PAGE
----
On today’s episode of Thinking in English, I’m going to explain some of the most famous insults in political history! From “dotard” to “malignant cancerous tumour,” let’s learn how countries and politicians like to describe each other!!

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Last month I released a podcast on Boris Johnson’s eccentric language, and especially his use of a wide variety of insults. From gibbering rictus to mutton headed, there is no shortage of insults Johnson has previously used. 

Insults, and insulting language, are not unusual in politics and international relations. I recently read an Economist article titled The beastly history of diplomatic insults” which talked about a few times throughout history where different countries and politicians have insulted each other. 

Insult can be both a noun and a verb in English. An insult is a “disrespectful or scornfully abusive remark or act” – for example, I recorded an episode on Boris Johnson’s famous insults. To insult means “to speak to or treat with disrespect” – such as, “he insulted me last night.” 

The Economist article detailed many of the most famous insults in history – but didn’t really explain what they meant and why they were used! So, this episode is going to introduce you to the contents of that article, but also go further in defining and contextualising the vocabulary included. You don’t need to read the Economist article, but if you want to I’ll leave a link here! 

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“The mute with the deaf”

There have been a lot of stories in newspapers and online recently about insults, especially in the UK’s media. Why? Earlier this month, the Foreign Secretary of the UK, Liz Truss, visited Moscow for discussions with the Russian government. Recently, there has been very high tensions between Russia and the western world over Ukraine. The British government hoped that Truss would help to reduce the anger and pressure…. It didn’t work…

Confused? Just like a conversation between the mute and the deaf. Photo by Keira Burton on Pexels.com

Instead, the Russian Foreign Minister, Sergei Lavrov, described the conversation as a conversation of “the mute and the deaf.” What does this mean? Mute is an old and now offensive term to describe people who do not have the ability to speak. I don’t recommend using this to describe people with such a disability as it is considered to be offensive. Deaf refers to people with the inability to hear or impaired hearing. 

So, a conversation of “the mute and the deaf” is a conversation between someone who can’t speak and someone who can’t hear. Obviously, this would pose challenges (although now we have technology to help this process). So, Mr Lavrov was suggesting his conversation with the British government was impossible, full of confusion, and perhaps a waste of time!


Liz Truss is not the only person to be insulted by Mr Lavrov. During a meeting with Saudi Arabian officials in 2015, a microphone recorded him describing the Saudis as “morons.” What does moron mean?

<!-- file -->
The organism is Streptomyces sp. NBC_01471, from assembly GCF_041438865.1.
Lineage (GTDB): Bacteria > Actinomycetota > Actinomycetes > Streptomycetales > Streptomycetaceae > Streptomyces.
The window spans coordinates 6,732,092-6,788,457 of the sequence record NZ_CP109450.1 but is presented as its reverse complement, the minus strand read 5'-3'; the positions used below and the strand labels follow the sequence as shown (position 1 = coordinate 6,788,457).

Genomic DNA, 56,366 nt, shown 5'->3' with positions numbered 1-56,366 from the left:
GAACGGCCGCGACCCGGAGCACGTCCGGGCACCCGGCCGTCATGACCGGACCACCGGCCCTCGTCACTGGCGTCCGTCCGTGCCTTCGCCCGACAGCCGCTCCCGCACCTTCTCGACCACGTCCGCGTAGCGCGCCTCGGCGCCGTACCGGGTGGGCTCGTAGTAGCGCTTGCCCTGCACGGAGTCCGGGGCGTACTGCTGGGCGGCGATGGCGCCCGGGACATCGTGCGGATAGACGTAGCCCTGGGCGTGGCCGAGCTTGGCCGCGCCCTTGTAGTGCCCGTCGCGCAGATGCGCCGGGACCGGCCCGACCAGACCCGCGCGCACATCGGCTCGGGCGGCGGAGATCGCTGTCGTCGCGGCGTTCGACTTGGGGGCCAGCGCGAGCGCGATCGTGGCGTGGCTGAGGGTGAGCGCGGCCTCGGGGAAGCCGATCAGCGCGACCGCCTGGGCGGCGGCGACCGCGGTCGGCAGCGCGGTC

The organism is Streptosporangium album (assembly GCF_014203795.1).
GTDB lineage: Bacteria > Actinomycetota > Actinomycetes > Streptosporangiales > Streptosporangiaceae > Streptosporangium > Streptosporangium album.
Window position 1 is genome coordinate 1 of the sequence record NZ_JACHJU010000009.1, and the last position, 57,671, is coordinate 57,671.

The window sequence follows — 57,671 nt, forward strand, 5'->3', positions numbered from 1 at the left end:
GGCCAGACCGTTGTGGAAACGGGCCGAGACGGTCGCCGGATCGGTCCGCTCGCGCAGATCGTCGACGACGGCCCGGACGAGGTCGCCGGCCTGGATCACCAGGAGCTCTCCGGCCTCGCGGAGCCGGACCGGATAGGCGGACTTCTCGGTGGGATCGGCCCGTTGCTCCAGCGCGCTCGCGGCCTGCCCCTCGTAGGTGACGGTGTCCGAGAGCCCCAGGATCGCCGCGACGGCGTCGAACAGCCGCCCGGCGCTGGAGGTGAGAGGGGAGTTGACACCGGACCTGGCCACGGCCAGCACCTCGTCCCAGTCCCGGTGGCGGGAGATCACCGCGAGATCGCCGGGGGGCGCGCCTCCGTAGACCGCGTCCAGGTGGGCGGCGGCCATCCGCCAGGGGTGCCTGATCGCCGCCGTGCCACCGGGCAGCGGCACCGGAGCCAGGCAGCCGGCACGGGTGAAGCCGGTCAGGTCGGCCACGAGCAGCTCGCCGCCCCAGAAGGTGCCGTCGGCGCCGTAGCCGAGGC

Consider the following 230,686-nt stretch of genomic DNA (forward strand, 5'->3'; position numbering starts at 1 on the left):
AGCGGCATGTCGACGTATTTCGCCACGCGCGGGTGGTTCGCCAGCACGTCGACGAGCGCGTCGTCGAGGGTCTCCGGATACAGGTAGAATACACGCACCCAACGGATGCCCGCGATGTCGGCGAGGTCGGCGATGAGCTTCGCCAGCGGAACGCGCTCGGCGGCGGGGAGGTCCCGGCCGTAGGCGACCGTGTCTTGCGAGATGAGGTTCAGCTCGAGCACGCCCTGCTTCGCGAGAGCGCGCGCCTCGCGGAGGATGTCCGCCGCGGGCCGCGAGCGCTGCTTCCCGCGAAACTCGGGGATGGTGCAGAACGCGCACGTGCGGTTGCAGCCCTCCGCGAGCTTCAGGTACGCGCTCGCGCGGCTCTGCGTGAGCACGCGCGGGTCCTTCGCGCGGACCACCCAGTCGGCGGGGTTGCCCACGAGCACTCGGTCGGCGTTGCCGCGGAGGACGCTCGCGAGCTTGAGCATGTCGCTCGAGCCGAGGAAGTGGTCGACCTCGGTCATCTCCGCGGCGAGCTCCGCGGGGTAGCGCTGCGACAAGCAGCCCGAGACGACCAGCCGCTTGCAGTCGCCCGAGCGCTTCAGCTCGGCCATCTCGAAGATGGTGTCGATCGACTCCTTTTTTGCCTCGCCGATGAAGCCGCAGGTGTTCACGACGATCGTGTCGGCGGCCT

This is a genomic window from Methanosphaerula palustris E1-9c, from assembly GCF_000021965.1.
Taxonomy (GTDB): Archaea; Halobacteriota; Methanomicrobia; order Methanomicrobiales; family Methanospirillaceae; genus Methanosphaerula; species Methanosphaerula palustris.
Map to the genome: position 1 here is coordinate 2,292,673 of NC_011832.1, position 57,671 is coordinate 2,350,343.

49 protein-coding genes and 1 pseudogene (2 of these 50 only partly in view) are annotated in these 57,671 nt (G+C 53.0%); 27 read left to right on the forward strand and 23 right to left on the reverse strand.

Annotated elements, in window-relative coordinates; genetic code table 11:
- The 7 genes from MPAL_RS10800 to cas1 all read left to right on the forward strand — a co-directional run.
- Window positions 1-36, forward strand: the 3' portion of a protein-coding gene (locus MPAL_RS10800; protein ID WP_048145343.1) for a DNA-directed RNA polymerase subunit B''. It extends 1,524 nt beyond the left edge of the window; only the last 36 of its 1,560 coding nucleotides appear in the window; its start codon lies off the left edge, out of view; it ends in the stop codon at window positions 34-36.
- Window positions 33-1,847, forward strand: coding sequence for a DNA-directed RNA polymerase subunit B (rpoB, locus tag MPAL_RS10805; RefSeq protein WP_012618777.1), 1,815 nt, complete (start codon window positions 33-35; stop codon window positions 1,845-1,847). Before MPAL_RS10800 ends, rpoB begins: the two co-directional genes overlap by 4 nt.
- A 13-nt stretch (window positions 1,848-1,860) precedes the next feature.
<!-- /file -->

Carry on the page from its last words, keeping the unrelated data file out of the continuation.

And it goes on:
A moron is a foolish or stupid person. Moron, along with idiot and imbecile, used to be technical words in early 20th century science, education, and medicine – referring to people with intellectual disabilities. However, we no longer used moron in this sense as it is offensive. 

Instead, today moron just refers to someone you think is being stupid or foolish. I forgot my keys last week when I went out – I felt like a moron. People who leave their trash in the street are morons. 

“It still smells of sulphur”

Photo by Pixabay on Pexels.com

Perhaps the king of insults was Venezuela’s president Hugo Chavez – who served for 14 years. He was most famous for his insults of the US and then president George W Bush. 

In 2006, Chavez made a speech at the United Nations, just one day after George Bush. As soon as it was Chavez’s time to speak, he said…

“The devil came here yesterday, and it smells of sulphur still today, this table that I am now standing in front of.”

What does “it still smells of sulphur” mean? As you can guess from Chavez’s whole insult, it is related to the Devil. Sulphur is the smell of burning rock and dangerous volcanoes; it kind of smells like rotten eggs. The Christian devil and hell is associated with burning and heat as punishment: so over the years sulphur has come to be connected with the devil! 

“You are an ignoramus, you are a donkey, Mr Danger…You are a coward, a killer, a genocide, an alcoholic, a drunk, a liar.”

This is another Chavez insult directed at George Bush taken from a TV speech in 2006. “You are an ignoramus, you are a donkey, Mr Danger…You are a coward, a killer, a genocide, an alcoholic, a drunk, a liar.” This is a long and complicated insult, so let’s break it down!

Photo by Pixabay on Pexels.com

An ignoramus is an utterly ignorant person, who doesn’t understand or know anything! I’m a complete ignoramus when it comes to computers. 

A donkey is a horse-like animal, but it is used to refer to a stupid or obstinate person. My friends called me a donkey when I missed their plans.